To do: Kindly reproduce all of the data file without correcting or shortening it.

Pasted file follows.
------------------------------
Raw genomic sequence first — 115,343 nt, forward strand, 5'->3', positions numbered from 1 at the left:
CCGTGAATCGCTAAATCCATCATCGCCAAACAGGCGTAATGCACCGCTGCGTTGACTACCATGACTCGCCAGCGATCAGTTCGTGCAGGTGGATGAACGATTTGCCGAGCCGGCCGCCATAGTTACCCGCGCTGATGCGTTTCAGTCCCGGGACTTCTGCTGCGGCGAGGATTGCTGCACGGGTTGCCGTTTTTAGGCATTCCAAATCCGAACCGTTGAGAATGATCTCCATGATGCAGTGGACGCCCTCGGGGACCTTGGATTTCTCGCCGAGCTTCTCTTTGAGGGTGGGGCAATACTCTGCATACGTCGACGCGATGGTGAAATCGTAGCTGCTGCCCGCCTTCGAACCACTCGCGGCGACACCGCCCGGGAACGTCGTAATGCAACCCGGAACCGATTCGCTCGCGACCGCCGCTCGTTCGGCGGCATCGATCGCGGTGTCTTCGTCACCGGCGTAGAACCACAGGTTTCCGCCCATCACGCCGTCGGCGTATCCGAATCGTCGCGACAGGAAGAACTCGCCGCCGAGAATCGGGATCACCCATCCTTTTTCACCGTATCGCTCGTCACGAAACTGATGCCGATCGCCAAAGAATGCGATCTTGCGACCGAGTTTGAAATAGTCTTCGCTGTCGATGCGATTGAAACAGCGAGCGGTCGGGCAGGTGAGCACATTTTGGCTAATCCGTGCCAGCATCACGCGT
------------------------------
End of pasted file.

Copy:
Raw genomic sequence first — 115,343 nt, forward strand, 5'->3', positions numbered from 1 at the left:
CCGTGAATCGCTAAATCCATCATCGCCAAACAGGCGTAATGCACCGCTGCGTTGACTACCATGACTCGCCAGCGATCAGTTCGTGCAGGTGGATGAACGATTTGCCGAGCCGGCCGCCATAGTTACCCGCGCTGATGCGTTTCAGTCCCGGGACTTCTGCTGCGGCGAGGATTGCTGCACGGGTTGCCGTTTTTAGGCATTCCAAATCCGAACCGTTGAGAATGATCTCCATGATGCAGTGGACGCCCTCGGGGACCTTGGATTTCTCGCCGAGCTTCTCTTTGAGGGTGGGGCAATACTCTGCATACGTCGACGCGATGGTGAAATCGTAGCTGCTGCCCGCCTTCGAACCACTCGCGGCGACACCGCCCGGGAACGTCGTAATGCAACCCGGAACCGATTCGCTCGCGACCGCCGCTCGTTCGGCGGCATCGATCGCGGTGTCTTCGTCACCGGCGTAGAACCACAGGTTTCCGCCCATCACGCCGTCGGCGTATCCGAATCGTCGCGACAGGAAGAACTCGCCGCCGAGAATCGGGATCACCCATCCTTTTTCACCGTATCGCTCGTCACGAAACTGATGCCGATCGCCAAAGAATGCGATCTTGCGACCGAGTTTGAAATAGTCTTCGCTGTCGATGCGATTGAAACAGCGAGCGGTCGGGCAGGTGAGCACATTTTGGCTAATCCGTGCCAGCATCACGCGT